Looking Ahead (7 May)
w/c Monday, 6 May – Cross-party Brexit negotiations to enter make or break phase, as local elections up pressure on two main parties
As we noted in our 2 May report, the focus of the UK government is on ensuring that a Brexit deal is passed by 30 June. While this would not save the Conservative Party the humiliation of needing to contest the European Elections, it would at least render the process moot, as 30 June is the last possible date before new MEPs take their seats.
Given the likelihood of an extensive parliamentary back and forth over the bill, around 7 weeks will be required if it is realistically to be in place by 30 June. This means that there is a ‘soft deadline’ for its introduction of Friday 10 May. For this deadline to be met, talks between the Labour Party and the Conservatives – which have achieved little in the weeks since they began – will need to quickly arrive at a conclusion – most likely on some form of Customs Arrangement.
Both parties, but particularly Labour, will have been given pause for thought by the results of the 2 May local elections in England. While the Conservative Party suffered its anticipated losses of more than 1000 seats, it was the Liberal Democrats, independents, and Greens who benefited. Labour, who had been expected to make seat gains in the triple figures, performed adequately in some areas but recorded a net loss of tens of sets cross the country. A BBC extrapolation of the results into national level support puts the Conservatives and Labour at 28% each, with the Liberal Democrats surging to 19%, and ‘others’ on 25%.
The temptation for Labour will be, though, to try and lance the Brexit boil now by taking a deal with the Conservatives that they can present as a win for their positions on workers rights and customs. It is unclear – however – if Theresa May and the Conservatives will be willing to make sufficient concessions, with the Labour leadership concerned that the Prime Minister will offer conditions that are too ill defined.
The parties are only likely to publicly commit to a deal if they think that it can get through the House of Commons. If a deal is not reached this week, or almost reached, then the cross party talks approach to Brexit is likely to break down.
w/c Monday 6 May – EU-US trade negotiators sit down in Washington
EU-US officials will meet in Washington this week to prepare the ground for a meeting between EU Trade Commissioner Cecilia Malmström and U.S. Trade Representative Robert Lighthizer which is expected to take place at an OECD meeting in Paris on 22-23 May.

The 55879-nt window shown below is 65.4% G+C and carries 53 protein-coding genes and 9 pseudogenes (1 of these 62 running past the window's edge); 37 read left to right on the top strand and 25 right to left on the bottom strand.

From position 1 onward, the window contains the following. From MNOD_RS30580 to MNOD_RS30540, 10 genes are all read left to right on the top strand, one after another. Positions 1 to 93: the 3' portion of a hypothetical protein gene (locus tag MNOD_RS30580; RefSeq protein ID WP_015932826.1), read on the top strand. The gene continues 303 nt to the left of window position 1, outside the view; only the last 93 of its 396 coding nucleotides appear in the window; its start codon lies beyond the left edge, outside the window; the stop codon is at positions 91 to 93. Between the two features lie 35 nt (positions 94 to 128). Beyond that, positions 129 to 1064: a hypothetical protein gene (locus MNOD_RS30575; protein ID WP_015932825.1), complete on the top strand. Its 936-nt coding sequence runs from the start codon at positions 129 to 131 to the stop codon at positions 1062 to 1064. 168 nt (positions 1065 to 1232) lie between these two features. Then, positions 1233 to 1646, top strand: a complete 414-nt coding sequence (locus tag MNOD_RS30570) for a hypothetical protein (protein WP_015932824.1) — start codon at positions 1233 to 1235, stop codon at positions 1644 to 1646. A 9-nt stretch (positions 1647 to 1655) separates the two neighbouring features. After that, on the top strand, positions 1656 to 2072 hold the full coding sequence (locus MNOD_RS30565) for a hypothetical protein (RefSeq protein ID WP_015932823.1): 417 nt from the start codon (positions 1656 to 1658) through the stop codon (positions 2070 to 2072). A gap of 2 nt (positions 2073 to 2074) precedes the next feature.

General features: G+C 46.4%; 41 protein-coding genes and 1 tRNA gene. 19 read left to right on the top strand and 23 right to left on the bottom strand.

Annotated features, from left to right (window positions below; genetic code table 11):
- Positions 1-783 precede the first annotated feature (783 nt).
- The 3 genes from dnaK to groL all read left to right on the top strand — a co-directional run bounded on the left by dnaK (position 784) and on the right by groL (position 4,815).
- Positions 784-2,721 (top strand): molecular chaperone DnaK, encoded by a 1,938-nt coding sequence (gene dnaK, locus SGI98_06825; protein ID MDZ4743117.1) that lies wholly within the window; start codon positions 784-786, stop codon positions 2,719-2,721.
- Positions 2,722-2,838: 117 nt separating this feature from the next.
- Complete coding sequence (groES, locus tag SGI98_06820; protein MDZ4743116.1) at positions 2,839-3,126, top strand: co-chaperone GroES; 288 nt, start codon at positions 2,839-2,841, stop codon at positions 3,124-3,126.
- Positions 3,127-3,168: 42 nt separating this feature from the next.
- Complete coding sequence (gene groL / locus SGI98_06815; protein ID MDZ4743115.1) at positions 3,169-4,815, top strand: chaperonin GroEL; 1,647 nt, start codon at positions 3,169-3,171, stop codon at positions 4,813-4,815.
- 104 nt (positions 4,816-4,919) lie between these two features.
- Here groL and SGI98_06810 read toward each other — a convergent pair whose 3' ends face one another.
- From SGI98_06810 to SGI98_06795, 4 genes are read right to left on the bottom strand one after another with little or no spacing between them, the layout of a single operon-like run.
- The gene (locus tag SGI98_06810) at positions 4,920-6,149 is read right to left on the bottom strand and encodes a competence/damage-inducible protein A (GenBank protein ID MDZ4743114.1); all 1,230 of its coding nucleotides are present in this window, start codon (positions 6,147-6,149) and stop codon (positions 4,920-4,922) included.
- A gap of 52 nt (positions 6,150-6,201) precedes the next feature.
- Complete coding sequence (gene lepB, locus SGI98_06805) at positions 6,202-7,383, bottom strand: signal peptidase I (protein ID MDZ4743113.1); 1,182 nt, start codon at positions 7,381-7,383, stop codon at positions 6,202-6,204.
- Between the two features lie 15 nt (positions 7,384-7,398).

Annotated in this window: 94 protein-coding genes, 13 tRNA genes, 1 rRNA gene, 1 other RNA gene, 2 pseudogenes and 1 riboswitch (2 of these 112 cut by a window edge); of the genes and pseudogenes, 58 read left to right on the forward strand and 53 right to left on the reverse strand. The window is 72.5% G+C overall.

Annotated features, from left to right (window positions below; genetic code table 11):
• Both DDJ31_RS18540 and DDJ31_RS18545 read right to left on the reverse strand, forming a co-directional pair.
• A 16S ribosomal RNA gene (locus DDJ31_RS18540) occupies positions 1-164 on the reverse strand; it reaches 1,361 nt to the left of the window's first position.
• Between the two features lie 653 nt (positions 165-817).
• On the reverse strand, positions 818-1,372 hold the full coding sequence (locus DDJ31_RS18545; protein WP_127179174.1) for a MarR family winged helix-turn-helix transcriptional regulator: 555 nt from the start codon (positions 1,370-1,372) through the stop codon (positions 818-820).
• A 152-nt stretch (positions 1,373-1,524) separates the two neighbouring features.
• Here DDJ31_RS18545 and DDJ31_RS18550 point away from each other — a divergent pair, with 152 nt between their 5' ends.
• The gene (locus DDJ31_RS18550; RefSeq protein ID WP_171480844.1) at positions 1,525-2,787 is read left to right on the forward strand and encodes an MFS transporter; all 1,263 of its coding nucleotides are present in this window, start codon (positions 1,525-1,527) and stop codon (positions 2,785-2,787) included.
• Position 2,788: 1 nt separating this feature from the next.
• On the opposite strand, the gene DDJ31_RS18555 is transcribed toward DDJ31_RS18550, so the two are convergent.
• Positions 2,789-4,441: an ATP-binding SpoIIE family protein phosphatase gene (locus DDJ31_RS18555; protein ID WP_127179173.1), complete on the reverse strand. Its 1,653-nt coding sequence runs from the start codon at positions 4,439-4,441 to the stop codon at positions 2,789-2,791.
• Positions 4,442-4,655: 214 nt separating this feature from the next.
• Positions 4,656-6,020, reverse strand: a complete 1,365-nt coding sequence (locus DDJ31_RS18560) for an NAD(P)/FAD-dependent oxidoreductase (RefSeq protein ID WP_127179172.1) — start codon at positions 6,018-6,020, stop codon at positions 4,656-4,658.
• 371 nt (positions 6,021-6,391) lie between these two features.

The EU has adopted uncontroversial negotiating mandates on industrial goods and non-tariff barriers. However, the French government voted against opening negotiations, while Belgium abstained. This serves to demonstrate how difficult it will be for Europe to agree to have agricultural products included in trade talks.
The EU’s hope is that car tariffs can be avoided through a commitment to negotiate a new trade dispensation with the EU. Without a concession on agriculture from the European side and considering that EU Member States cannot even agree on the appropriateness of the negotiations, we see a heightened risk of Trump either imposing car tariffs, or imposing them with conditionality. Trump has until 18 May to decide.
w/c Monday, 6 May – Sanchez to sit down with opposition leaders, but no movement on coalition options likely soon
Pedro Sanchez will this week meet individually with the leaders of the three major Spanish opposition parties – the centre-right PP, the centrist Liberal Ciudadanos, and the left wing Podemos – to discuss the Spanish general election results and the likely way forward for the governance of the country.
A period of re-ordering can therefore be expected, and no coalition arrangement is likely to emerge soon. The newly elected Cortes General does not need to meet until 21 May and, the weekend following that local, regional and European level elections will all be held. No party, but particularly the PSOE, is likely to want to commit to a governing arrangement before those elections. The compromises that may be asked of Sanchez, including dealing with Catalan separatists, could serve to undermine the PSOE vote if they take place before the late May elections.